1) Where are the hunters coming from? If you are close to any sizable urban/suburban area, you might try putting up your contact info or a simple flyer at gun stores, outdoor stores, sporting goods stores, etc. Keep in mind, urban/suburban hunters that have to travel to get to you might be willing to spend a few dollars for access to your land, but are probably "time-poor" when it comes to swapping labor for hunting permission. If you have local businesses that provide food & lodging, see if you can get discounts for out-of-town hunters coming to your land. Hunting season is often a dead spot in the hospitality year and local businessmen might be glad for the business.
2) Are there any Fish & Game clubs in your area? A state rifle & pistol association? Other social organizations with large memberships? Offering discounted access to members of organized groups has a two-fold benefit: It gets word of your property out to a larger group of people much more quickly and it has the built-in security of peer pressure where individuals are less likely to do something that will screw things up for all their buddies. You can also dole out blocks of time for each group and let them deal with assigning individual day access, lessening your time involvement.
3) Many states have 'Youth Hunting Days' - You might consider donating use of your land to a local youth group. You get exposure and the possibility of future customers when those youth hunters come of age.
4) Have you thought about the possibility of actually trying to make this a profit-center for your land? You don't mention how much land you have, but I know a couple of people in upstate NY who have 20 acres or so that manage to pay the taxes on their property with hunting leases. Their only investment was clearing a few trees and planting some food plots.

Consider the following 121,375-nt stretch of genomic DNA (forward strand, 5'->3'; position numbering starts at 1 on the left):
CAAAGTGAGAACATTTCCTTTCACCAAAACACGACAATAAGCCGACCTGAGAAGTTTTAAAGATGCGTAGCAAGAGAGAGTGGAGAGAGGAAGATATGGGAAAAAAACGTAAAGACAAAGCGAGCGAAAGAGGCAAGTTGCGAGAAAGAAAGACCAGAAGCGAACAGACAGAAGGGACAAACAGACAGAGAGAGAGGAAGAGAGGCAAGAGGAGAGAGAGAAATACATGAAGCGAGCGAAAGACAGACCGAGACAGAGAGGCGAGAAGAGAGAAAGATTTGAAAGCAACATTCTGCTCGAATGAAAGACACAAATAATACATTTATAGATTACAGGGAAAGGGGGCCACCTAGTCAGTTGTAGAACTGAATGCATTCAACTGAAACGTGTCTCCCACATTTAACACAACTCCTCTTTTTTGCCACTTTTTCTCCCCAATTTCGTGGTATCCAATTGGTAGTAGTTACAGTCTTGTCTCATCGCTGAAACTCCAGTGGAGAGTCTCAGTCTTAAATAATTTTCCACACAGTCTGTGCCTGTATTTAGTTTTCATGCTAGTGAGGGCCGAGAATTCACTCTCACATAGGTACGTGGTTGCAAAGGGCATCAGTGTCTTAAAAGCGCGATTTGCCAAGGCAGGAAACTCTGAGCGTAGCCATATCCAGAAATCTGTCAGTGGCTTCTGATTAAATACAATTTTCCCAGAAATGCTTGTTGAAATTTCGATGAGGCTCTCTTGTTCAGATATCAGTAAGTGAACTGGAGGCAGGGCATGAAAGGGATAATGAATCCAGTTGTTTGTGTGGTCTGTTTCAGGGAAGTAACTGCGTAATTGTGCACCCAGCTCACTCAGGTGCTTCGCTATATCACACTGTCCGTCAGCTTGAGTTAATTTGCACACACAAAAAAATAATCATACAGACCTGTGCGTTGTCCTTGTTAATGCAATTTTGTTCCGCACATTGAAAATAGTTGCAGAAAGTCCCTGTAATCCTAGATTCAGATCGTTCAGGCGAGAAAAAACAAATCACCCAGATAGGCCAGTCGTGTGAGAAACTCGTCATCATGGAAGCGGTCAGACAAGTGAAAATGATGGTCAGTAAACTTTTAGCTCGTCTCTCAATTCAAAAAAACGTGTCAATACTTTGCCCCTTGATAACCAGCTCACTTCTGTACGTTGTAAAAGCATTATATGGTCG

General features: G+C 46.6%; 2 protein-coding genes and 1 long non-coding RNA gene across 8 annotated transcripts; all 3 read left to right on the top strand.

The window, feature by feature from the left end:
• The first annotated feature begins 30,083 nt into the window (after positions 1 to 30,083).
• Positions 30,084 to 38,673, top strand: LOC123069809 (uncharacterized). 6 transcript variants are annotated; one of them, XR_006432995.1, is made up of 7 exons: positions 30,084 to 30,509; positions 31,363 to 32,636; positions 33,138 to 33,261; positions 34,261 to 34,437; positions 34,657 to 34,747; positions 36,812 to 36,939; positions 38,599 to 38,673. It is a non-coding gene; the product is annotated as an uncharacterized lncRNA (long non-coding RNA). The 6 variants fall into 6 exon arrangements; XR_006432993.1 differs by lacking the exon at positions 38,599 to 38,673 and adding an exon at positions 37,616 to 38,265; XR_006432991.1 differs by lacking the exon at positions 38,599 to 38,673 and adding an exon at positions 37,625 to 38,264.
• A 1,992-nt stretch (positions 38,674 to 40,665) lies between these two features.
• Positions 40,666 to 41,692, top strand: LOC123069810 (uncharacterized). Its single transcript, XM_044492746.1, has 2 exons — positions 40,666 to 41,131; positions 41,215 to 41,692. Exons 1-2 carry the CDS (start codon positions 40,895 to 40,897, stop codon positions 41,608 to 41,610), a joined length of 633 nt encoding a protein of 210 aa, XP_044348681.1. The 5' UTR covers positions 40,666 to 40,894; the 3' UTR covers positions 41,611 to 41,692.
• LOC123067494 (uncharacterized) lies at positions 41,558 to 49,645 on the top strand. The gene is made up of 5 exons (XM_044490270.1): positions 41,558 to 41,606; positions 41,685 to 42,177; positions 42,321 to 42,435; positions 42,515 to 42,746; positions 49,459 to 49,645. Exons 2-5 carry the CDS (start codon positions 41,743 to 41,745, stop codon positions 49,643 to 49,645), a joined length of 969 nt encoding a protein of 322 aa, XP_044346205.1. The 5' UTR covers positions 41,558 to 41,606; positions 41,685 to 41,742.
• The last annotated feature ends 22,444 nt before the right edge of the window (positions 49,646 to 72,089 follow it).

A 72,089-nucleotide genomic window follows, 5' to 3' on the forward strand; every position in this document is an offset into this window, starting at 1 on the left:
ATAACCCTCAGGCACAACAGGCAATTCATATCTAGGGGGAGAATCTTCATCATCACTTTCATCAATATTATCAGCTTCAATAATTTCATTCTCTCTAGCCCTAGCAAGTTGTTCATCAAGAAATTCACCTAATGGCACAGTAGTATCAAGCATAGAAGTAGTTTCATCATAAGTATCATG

5) You may not hunt, but you're obviously not against the idea. Seek out the advice of the people you are trying to attract. Permaculture teaches us to listen to the land and the plants, why not listen to the hunters if you want to make them part of your system?
6) One word of warning: Talk to your insurance agent. Make sure you are covered. Having hunters sign a waiver is a good thing, but unless it's been prepared by a lawyer there are probably potentially expensive holes in it just waiting for another lawyer to find. Unfortunately, this is how the world works these days.
I wouldn't let just anyone hunt the land. To many problems can come up. It's best to find one or two people that you trust. (The cop might be a good one to have around.)
I'd have them do a work trade for the hunting.
85 acres should have a good bit of trails to be maintained. Have them do that.
Give whoever you let "lease" the land the option to work trade or if they don't have time pay $XXX to pay you to do it.
I have friends that go out of state every year and pay big bucks to just hunt somewhere different. ( Even though we have great deer down here in Alabama)
$500+ just for a week of deer hunting. Some places provide a little cabin and some don't.
a large part of our land is unposted because the brambles are thick and the property line has not been marked in generations ( same family has owned the land for over 200 years )
Hear in MA you can not keep hunters out of the unposted land . ANd because we are boardered by a swamp and state forest that was also originally part of our land the hunters are always there . Only difference this year is we now know a few of them to voice our concerns about taking care because there are workers around certain area in the day time and a couple areas in the evening .
We do not maintain the trails other than allowing friends with ATVS access ( which has actually done a great job of making trails ) we just have the farm roads in the center of the farm . The deer get the meadow and the woods
this guy was in the garden when I drove in yesterday about 5:20 pm picture is poor because I Was still in the car with the window up .
Be careful with pay for work, or pay in general--you can make yourself an "outfitter" really quick in some areas and that brings all kinds of legal and liability issues. Know your laws first.
If you get the right guy, they will do way more than a day's work in trail maintenance.
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"Family farms work when the whole family works the farm." -- Adam Klaus